I do not need to know all the information contained at the public library. I need only to know how to use the library; and in truth I only need to know how to ask for assistance in using the library. There are plenty of PhD’s who are brilliant yet unproductive – not to mention, unhappy – while there are others with less raw talent and capacity, but who have fortitude and a focus makes them effective in unimaginable ways.

I’m not knocking PhD’s, I’m simply saying we each have our own particular brand of brilliance. Maybe we are all a bit idiot savant and each of us holds but a piece of the wisdom. By coming together to contribute our piece we make a better whole. We also need to be become better at living with the realities of today’s complexities without rushing to some hasty and simplistic solutions. This requires a certain tolerance for ambiguity and a capacity for non-linear thinking.     

Hoover offers insights into the mentality of fishermen, and as you know by now I love expanding fishing insights as potentially useful for everyone. For starters he tells us that fishers: “must be of a contemplative mind, for it is often a long time between bites.” I take this to mean we need patience and persistence.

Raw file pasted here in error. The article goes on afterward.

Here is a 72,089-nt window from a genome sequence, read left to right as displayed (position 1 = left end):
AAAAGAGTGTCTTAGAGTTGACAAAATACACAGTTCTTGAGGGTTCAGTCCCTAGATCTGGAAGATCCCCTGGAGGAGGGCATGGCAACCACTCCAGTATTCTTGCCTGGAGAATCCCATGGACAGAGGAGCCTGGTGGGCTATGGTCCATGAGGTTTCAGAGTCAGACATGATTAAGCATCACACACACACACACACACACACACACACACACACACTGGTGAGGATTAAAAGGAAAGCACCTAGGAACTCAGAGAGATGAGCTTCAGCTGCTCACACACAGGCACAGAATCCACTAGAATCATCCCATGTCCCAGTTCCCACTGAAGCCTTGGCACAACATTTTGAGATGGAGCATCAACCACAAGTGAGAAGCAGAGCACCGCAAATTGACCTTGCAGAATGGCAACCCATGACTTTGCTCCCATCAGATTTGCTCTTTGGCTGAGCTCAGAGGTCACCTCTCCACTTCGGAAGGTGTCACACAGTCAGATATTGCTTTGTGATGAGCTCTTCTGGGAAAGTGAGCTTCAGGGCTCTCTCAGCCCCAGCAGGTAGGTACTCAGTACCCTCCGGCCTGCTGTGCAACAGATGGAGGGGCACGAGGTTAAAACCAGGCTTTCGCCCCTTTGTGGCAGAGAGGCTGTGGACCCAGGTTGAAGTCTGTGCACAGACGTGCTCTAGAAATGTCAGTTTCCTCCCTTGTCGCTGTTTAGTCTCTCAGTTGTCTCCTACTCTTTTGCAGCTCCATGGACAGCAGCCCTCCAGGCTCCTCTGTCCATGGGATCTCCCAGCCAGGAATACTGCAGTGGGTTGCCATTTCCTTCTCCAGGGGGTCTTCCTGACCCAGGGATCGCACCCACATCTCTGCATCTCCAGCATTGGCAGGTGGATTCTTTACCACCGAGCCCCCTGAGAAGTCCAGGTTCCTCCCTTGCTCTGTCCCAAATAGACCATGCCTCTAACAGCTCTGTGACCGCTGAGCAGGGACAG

Then he adds: “he (a fisher) is someone who is by nature optimistic or he would never go fishing.” Contemplation and optimism go hand in hand. From contemplative living (and the discipline of a contemplative practice) we learn how to surrender our more anxiously driven and fretful ways for a calmer and greater presence. This does indeed require an optimistic mind set. Such optimism allows for a surrendering to our Creator and a letting go of our worries, fits, concerns, etc. – in other words handing over our fear-based ego enterprises – those things we do so automatically when we are not calm and not feeling at peace. Was Hoover a mystic? A prophet?

This was the time of the Stock Market collapse, the Great Depression, and when FDR promised the New Deal to get the country back on its feet. It doomed Hoover to a one-term presidency. FDR beat Hoover out of a second term. In spite of this Hoover offers us some useful insights. One seems timely and is worth thoughtful reflection for our own purposes:

“Be patient and calm – for no one can catch fish in anger.”

Not with anger and not with indifference can we address the enormity of our suffering and death of our brothers and sisters from this pandemic. We cannot just give mere lip service to the multigenerational systemic racism that continues to permeate our nation. And we cannot remain silent in the midst of the evil that goes unchecked. We are either part of the problem, or part of the solution.

Let us reflect, then, on our present state. Imagine us joining together with our compassion, our care, and all the love exuded by such actions. This is the way to bring about something truly transformational. Let’s join together to think through, and move boldly from contemplation into creating our democracy that does work for everyone. 

I suggest we take a few cues from what any good fisherperson knows and would do.